November 12, 1991
In this short letter, Charlie describes an experiment in which a rat was willing to receive electric shocks in return for a food that provided intense pleasure. Charlie concludes, "I don't know the significance of this, but I find it very interesting" (120).
November 15, 1991
The weather has begun to change, and Charlie is hoping that his brother will be able to return from college for Thanksgiving. His brother doesn't call much, and when his brother does call home he talks almost entirely about football and the people on the team. Charlie thinks about the appeal of a sports team; in particular, he considers that he would be able to tell stories about it to his children and golf buddies. Charlie used to play sports, but the doctors told his mom that he needed to stop because sports were making him too aggressive. When thinking about his time with Punk Rocky, he writes, "Maybe these are my glory days, and I'm not even realizing it because they don't involve a ball" (124). Charlie's dad is able to tell stories about his glory days playing baseball and leading his team to a state championship, and Charlie thinks about what glory days really mean and how these stories are passed on to future generations. He is especially concerned with how the future generations will receive these stories and how such accounts reflect on happiness. He concludes, "I just hope I remember to tell my kids that they are as happy as I look in my old photographs. And I hope that they believe me" (128).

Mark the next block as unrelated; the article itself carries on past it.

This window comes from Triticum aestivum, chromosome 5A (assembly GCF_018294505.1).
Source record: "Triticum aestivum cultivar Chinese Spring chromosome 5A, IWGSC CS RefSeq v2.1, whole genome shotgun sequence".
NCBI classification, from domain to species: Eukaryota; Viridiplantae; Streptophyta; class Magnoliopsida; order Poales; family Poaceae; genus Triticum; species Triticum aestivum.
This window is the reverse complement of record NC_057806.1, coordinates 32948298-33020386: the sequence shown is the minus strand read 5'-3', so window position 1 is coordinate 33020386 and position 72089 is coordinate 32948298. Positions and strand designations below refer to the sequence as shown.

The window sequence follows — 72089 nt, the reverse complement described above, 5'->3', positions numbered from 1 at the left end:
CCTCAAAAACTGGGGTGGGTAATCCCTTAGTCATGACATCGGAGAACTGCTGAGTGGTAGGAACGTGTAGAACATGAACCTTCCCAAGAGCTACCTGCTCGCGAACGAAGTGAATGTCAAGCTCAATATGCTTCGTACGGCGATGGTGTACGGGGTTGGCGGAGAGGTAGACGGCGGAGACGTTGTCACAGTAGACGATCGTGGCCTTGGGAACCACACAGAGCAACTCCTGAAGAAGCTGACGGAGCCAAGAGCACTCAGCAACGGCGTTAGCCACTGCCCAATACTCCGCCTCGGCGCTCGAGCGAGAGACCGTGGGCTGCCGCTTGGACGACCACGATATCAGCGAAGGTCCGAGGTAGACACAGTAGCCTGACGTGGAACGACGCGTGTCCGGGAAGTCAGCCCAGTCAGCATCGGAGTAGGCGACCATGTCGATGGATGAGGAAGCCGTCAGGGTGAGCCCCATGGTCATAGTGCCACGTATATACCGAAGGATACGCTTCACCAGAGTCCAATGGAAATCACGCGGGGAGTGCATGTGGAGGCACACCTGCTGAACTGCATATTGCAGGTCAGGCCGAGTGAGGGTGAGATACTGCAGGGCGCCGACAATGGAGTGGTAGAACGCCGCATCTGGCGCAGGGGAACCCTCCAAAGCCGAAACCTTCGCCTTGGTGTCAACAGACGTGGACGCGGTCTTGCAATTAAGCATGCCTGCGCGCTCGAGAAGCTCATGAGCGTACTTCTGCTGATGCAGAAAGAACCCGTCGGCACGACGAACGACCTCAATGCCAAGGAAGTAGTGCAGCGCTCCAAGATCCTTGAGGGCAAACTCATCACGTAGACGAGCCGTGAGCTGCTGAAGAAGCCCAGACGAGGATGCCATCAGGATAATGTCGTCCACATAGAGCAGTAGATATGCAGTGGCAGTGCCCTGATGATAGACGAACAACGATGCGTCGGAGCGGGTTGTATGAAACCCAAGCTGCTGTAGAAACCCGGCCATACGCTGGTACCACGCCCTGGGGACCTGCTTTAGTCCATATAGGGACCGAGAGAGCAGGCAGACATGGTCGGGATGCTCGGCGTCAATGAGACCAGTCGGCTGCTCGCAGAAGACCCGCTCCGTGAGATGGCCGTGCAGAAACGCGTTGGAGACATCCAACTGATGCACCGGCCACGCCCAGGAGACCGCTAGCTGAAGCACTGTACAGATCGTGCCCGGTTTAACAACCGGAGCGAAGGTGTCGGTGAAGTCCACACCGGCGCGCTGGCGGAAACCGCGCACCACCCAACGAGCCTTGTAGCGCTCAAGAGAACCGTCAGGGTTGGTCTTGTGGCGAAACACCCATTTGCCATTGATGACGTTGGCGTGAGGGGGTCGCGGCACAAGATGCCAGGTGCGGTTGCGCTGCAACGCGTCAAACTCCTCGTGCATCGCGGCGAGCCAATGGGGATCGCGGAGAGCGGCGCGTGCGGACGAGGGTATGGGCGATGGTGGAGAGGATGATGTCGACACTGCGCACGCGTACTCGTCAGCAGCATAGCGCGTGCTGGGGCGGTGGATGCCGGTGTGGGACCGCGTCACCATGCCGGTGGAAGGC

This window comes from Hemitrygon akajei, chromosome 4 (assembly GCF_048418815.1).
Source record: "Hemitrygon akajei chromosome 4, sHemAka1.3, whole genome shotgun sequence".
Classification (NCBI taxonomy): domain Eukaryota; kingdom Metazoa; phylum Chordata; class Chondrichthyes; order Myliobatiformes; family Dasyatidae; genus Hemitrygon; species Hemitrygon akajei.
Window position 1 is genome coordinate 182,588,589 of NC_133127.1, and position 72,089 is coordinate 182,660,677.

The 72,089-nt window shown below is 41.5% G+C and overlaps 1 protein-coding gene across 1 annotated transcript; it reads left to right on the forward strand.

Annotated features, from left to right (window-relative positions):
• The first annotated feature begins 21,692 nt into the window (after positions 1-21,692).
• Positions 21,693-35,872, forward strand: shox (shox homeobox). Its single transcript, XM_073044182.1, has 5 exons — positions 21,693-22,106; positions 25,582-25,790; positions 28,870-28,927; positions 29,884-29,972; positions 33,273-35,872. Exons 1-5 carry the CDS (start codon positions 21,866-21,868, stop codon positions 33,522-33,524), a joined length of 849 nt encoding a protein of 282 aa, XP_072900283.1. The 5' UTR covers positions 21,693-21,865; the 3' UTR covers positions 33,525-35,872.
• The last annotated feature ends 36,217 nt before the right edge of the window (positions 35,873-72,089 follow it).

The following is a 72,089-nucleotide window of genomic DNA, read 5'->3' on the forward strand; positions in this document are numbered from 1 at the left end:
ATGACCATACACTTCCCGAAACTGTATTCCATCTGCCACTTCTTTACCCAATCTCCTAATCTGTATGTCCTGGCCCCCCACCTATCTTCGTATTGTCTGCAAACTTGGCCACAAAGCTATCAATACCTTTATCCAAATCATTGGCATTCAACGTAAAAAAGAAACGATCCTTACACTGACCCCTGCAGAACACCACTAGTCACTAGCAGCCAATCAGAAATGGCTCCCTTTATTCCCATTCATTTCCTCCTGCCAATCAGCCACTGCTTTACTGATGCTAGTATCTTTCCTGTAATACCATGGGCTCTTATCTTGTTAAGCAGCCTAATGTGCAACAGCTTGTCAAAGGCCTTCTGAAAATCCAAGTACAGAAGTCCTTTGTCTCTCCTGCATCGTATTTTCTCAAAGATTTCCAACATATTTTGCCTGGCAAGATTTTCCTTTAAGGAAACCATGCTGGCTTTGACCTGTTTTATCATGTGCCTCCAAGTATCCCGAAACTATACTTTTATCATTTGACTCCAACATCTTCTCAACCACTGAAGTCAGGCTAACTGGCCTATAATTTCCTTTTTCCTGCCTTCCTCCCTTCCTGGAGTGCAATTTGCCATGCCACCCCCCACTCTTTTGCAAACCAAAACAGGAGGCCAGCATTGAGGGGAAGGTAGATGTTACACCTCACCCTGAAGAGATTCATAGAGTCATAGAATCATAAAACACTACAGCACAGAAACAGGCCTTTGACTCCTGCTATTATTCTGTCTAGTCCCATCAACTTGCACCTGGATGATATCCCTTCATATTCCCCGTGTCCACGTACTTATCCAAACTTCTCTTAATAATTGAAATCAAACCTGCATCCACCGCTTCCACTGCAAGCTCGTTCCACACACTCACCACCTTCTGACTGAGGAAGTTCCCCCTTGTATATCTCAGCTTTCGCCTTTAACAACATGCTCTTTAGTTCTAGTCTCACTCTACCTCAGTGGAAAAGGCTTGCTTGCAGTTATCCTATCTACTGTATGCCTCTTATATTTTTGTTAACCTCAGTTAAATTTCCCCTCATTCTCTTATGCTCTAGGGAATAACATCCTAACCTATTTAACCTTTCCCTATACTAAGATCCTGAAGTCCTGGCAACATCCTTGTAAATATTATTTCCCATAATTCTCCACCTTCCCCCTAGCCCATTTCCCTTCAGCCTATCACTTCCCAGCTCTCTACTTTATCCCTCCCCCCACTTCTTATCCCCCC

November 18, 1991
Charlie's brother has finally called home, but only to tell the family that he will be unable to return home over Thanksgiving because of football. Charlie's mother takes Charlie shopping and talks obsessively, trying to work through her emotions. Charlie has always been a release valve for his mother whenever his siblings are upsetting to her. Sam and Patrick approve of the clothes that Charlie's mom buys for him; when Charlie tells his mom, she is very happy. Sam and Patrick plan to come over for dinner sometime after the holidays - the first time Charlie has had a friend over since his friend Michael slept over the year before.
November 23, 1991
Charlie details his holiday experience with his mother's family members, who fight constantly over the Thanksgiving weekend. As Charlie says, he is fascinated that "everyone loves each other, but no one really likes each other." Recalling a past Thanksgiving, Charlie explains how he and his brother once had to drive his drunk grandfather, a consistent troublemaker, back to the retirement home. In the car, the grandfather told a story about beating Charlie's mother and Aunt Helen after they had received C- grades on their report cards. Charlie struggles to process the story and its meaning: is it better to have your kids be happy or to make sure they go to college? Is it better to have a good relationship with your children or to make sure they have a better life than you do? Because Charlie didn't know what to say on that occasion, he stayed quiet and watched his grandfather, trying to take it all in.
This Thanksgiving, there is no fighting. Charlie and his family bring a VCR tape of Charlie's brother playing football, and everyone is collectively proud. Later that night, when the family members are announcing what they are thankful for, Charlie announces, "I'm thankful that my brother played football on television so nobody fought" and his great aunt responds, "Amen" (144). Somehow, Charlie's family gets through the festivities without a fight, and Charlie even gives his grandfather a peck on the cheek despite the old man's protests.
December 7, 1991